PARIS AIR SHOW, Le BOURGET, France, June 18, 2003 (PRIMEZONE) -- Northrop Grumman Corporation's (NYSE:NOC) Integrated Systems sector and EADS said that the U.S. Air Force and German Ministry of Defense (MoD) are moving ahead with a fall 2003 demonstration of an EADS-designed electronic intelligence (ELINT) sensor onboard the Northrop Grumman-produced RQ-4A Global Hawk unmanned aerial vehicle (UAV).
The demonstration is a significant step in the evaluation of an unmanned solution for Germany's wide area surveillance requirements. It could lead to a possible, future development of a German-owned and -operated Global Hawk derivative -- the Euro Hawk.
The air vehicle is expected to depart for Germany in October. During its deployment, Global Hawk will fly up to four ELINT missions in precoordinated airspace in Germany above the North Sea.
The German MoD and the U.S. Air Force are conducting two initial flight tests this summer at Edwards Air Force Base, Calif., to prepare for the demonstration. The Air Force will conduct the first test, called a functional check out, without the payload aboard to test air vehicle performance. The second flight will test system operations with the ELINT payload.
The Air Force flew two successful test flights last year on Nov. 17 and 22 to confirm sensor compatibility with Global Hawk. During the missions, the sensor was able, for the first time, to detect radar transmissions from emitters located at the Naval Air Warfare Center, China Lake, Calif. The transmissions were sent through a line-of-sight communications link to a temporary German ground support station located at the Air Force flight test center at Edwards Air Force Base. The sensor was manufactured by EADS, headquartered in Friedrichshafen/Ulm, Germany, and integrated by Northrop Grumman Integrated Systems' Unmanned Systems unit in San Diego, Calif.
If developed, Euro Hawk would replace the aging Breguet Atlantic SIGINT aircraft, a manned system that currently flies German signals intelligence missions, according to Air Force, German Federal (MoD) and aerospace industry program officials.
Since Oct. 19, 2001, an international team of Air Force, German MoD, Northrop Grumman and EADS officials has planned Global Hawk's deployment to demonstrate the interoperability of U.S.-German UAV systems. The team effort followed formal approval of a project agreement by Willard H. Mitchell, deputy undersecretary of the Air Force, and Rolf Schreiber, deputy national armament director (retired), air equipment and technology, German MoD.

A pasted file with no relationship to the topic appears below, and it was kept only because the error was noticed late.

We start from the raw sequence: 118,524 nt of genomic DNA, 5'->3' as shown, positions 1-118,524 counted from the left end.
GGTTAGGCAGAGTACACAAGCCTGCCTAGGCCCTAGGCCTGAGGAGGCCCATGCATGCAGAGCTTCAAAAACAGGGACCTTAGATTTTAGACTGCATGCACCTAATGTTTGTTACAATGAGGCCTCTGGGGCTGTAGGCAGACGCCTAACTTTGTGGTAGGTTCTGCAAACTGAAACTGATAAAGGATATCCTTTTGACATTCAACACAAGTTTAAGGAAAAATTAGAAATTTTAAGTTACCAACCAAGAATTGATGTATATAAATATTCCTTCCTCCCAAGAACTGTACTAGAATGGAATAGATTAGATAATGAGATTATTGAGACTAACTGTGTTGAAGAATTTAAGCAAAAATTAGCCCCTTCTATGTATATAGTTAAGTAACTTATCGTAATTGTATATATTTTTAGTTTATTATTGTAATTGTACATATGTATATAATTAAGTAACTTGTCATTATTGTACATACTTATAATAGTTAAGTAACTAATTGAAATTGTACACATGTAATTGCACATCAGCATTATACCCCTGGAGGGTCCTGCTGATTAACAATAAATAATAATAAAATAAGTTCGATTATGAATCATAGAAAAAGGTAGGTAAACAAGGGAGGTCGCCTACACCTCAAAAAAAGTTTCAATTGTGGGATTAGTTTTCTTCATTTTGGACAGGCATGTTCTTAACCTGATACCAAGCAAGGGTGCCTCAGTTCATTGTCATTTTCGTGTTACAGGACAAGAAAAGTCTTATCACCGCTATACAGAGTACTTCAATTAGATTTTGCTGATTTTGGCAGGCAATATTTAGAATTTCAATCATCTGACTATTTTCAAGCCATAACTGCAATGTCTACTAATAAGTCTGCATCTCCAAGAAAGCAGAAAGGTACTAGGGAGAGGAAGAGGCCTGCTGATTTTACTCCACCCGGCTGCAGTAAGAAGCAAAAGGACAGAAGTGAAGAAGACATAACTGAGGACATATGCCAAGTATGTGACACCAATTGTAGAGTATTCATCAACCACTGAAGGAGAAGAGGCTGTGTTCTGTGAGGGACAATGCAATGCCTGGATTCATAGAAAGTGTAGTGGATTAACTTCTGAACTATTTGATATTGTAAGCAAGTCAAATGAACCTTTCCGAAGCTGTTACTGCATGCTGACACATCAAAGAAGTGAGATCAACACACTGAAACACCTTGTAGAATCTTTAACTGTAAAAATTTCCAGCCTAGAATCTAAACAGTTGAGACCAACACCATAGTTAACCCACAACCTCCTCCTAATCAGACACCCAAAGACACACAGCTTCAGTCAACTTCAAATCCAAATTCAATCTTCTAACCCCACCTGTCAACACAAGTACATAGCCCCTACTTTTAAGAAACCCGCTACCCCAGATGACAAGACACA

The agreement focuses on joint development and integration of a German electronic intelligence payload on Global Hawk, exchange of flight certification information between the U.S. and Germany, and deployment of the UAV to Germany to prove the conceptual feasibility of its signals intelligence payload.
With revenues amounting to 30 billion Euro (2002) and more than 100,000 employees, EADS is the largest aerospace and defense company in Europe and number two worldwide. EADS business comprises a leading position in Europe in the field of airborne defense electronics as well as a wide experience on system integration for Intelligence Surveillance Reconnaissance (ISR) systems, general command, control and communications, commercial and military aircraft, helicopters, commercial launch vehicles, missile systems as well as satellites.
Northrop Grumman Corporation is a $25 billion global defense company headquartered in Los Angeles, Calif. The company provides technologically advanced, innovative products, services and solutions in systems integration, defense electronics, information technology, advanced aircraft, shipbuilding and space technology. With approximately 120,000 employees and operations in all 50 states and 25 countries, Northrop Grumman serves U.S. and international military, government and commercial customers. It is the prime contractor for the U.S. Air Force's RQ-4A Global Hawk high altitude, long endurance unmanned reconnaissance system, E-8C Joint STARS, E-10A MC2A and MP-RTIP radar programs.
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